Top Integrative Health Modalities in Rochester

Some tips to help you live better

By Deborah Jeanne Sergeant

Integrative health “brings conventional and complementary approaches together in a coordinated way,” according to the National Institutes of Health.

This can include multiple interventions in addition to conventional medicine. Integrative health is on the rise. According to www.goodtherapy.com, almost 69% of Americans use some form of complementary medicine in any given year.

The most popular modalities are (in order): massage therapy, chiropractic care, nutrition counseling, health/life coaching, acupuncture, reflexology, detoxification, B12 shots, acupressure and alternative healing, as listed on www.mindbodybusiness.com.

The growth in popularity is particularly notable considering many people pay for these services in full. Although chiropractic care is sometimes covered by health insurance, typically complementary modalities are out-of-pocket expenses.

The Rochester area offers numerous integrative health modalities from a large variety of providers. Here are five of them:

1. Functional Medicine

• How it works: Providers “focus on the core of why people have symptoms,” said Kelly Herron, board-certified in OB-GYN, integrative medicine and functional medicine and working as a solo practitioner at Hygeia Life in Rochester.
• Why it works: “I focus on a comprehensive history with the patient, food first as medicine, and treating the gut, which affects everything,” Herron said. “You often get resolution with systemic issues.”
• Caveats: “It takes time, as I delve into what their symptoms are and take time to address them,” Herron said. “We make comprehensive food elimination plans.” Patients must be willing to adhere to the program.

2. Lifestyle Health Coaching

• How it works: “We look at exercise, avoiding toxins and specific food plans,” Herron said. “Stress is killing most of us. I help people understand and process their situations so they can develop a better coping system. I help people understand how what they do every day affects how they will feel over the next 15 to 20 years.”
• Why it works: It provides lasting results because people improve health-altering behaviors.
• Caveats: It is difficult to change long-established habits.

3. Relaxation/Meditation

• How it works: “Directly, it improves coping for stress that’s unavoidable,” said Gail Weisner, physician assistant, licensed clinical social worker owner of Holistic Health Counseling in Rochester. “When exposed to unavoidable stress, we use our resilience and coping skills. When people feel that they have control of their environment or how they respond to it, they feel better.”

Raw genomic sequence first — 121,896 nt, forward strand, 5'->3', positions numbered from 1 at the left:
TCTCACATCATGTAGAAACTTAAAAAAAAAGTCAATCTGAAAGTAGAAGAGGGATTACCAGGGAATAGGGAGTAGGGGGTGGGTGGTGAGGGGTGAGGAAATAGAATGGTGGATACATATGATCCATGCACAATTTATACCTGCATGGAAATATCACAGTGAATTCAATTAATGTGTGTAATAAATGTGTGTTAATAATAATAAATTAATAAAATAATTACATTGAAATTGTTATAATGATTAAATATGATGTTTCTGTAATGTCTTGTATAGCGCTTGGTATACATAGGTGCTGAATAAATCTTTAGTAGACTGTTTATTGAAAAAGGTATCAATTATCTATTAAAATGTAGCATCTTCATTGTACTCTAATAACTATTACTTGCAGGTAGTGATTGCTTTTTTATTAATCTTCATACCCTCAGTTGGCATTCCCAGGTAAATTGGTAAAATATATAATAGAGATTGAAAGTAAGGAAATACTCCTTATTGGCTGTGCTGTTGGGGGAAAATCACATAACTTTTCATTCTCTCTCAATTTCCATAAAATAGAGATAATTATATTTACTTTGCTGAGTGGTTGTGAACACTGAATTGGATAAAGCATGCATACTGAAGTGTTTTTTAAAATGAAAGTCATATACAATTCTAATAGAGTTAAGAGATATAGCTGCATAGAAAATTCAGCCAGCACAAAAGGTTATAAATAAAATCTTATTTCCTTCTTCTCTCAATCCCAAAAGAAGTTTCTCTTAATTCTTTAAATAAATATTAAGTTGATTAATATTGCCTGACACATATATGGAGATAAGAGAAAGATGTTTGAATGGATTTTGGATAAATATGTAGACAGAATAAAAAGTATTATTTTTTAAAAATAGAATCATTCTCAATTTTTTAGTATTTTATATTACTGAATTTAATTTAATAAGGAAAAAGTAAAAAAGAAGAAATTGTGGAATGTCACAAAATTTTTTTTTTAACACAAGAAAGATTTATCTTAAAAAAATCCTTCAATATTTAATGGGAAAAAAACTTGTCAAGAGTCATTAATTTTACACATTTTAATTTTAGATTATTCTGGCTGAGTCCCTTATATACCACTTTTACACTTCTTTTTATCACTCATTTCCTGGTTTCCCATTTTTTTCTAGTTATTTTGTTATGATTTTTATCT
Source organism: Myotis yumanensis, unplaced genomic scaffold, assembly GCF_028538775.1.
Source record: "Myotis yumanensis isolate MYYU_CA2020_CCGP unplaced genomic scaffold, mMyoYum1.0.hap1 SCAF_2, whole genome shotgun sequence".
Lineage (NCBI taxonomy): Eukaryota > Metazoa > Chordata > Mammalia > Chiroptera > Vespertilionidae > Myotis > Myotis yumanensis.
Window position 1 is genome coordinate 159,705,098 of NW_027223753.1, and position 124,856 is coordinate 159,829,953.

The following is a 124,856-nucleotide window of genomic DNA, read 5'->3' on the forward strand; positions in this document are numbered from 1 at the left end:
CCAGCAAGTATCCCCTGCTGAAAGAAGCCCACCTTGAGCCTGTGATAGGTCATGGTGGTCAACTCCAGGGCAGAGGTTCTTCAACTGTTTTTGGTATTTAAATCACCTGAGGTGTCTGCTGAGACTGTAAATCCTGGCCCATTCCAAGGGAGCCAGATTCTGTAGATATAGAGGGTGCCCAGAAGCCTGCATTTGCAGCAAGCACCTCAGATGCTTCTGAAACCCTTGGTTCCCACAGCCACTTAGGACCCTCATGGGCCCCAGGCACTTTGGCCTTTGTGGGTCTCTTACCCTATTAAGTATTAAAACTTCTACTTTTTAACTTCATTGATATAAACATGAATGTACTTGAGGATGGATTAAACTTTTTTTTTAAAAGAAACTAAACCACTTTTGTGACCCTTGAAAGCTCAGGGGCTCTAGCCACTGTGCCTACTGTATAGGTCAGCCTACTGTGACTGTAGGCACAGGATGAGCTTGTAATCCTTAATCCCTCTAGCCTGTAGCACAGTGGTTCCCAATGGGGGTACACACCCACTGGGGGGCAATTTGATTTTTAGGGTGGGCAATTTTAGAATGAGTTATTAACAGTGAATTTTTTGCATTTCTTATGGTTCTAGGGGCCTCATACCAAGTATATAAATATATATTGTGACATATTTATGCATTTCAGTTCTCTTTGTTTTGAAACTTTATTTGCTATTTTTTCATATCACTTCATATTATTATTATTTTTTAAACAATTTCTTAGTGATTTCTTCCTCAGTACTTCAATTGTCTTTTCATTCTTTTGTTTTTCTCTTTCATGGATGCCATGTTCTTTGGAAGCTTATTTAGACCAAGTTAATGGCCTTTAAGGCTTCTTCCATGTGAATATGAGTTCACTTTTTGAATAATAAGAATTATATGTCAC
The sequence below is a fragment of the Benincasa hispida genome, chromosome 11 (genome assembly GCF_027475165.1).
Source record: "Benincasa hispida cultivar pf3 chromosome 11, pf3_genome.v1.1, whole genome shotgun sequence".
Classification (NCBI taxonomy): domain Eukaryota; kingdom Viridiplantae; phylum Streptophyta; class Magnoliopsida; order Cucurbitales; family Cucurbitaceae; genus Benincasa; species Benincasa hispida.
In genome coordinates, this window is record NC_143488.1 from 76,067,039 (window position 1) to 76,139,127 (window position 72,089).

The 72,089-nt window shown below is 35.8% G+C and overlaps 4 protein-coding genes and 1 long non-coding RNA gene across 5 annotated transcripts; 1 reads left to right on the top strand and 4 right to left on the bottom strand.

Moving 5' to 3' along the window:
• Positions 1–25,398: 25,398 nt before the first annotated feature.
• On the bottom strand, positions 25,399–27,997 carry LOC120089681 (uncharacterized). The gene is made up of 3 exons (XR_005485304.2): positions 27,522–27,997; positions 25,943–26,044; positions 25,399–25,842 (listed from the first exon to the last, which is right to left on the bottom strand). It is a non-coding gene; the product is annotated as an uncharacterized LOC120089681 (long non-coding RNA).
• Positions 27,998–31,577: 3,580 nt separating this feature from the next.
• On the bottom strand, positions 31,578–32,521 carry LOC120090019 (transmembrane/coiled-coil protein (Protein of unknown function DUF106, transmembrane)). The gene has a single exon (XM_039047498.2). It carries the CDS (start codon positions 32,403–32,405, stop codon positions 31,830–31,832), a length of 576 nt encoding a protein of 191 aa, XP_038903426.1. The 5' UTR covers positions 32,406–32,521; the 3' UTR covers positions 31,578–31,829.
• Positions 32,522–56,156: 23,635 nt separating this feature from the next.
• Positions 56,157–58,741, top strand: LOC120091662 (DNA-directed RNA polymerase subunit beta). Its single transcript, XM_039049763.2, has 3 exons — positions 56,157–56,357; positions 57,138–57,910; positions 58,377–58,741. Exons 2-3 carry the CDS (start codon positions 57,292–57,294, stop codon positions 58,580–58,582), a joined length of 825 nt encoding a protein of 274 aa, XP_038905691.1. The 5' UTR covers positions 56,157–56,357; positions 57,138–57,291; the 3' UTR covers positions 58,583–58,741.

• Why it works: Stress is bad for health, but by turning off the body’s inflammatory “fight or flight” response from a perpetually enacted state to only when needed, patients experience lower levels of inflammation.
• Caveats: Patients must continue to practice relaxation-meditation methods to continue to see its positive effects. Some stressors are lifelong.

4. Self-hypnosis

• How it works: “It’s about using your imagination to help you feel the way you want to feel,” Weisner said. “There are some simple techniques that people can use to see themselves functioning better in their imagination and that helps them to feel more positive about life. Clinical hypnosis can help change habits and behaviors. I might also teach self-hypnosis so people facing something difficult can see themselves accomplishing it and remain calm and become successful.”
• Why it works: “Many people find it instantly calming and it brightens their mood,” Weisner said. “They’re imagining they’re in a place where they were safe, secure and happy.”
• Caveats: People must be willing to work on imagining the sensory imagery of a place of comfort to achieve their desired results for self-hypnosis.

5. Detoxifying

• How it works: “I teach them to avoid environmental toxins,” Weisner said. These can include chemicals in personal care and household products and non-organic foods.
• Why it works: Eliminating chemicals that irritate or tax the body’s systems will enable these systems to function at their optimal ability and thereby promote good health.
• Caveats: “There are some toxins we can’t avoid,” Weisner said.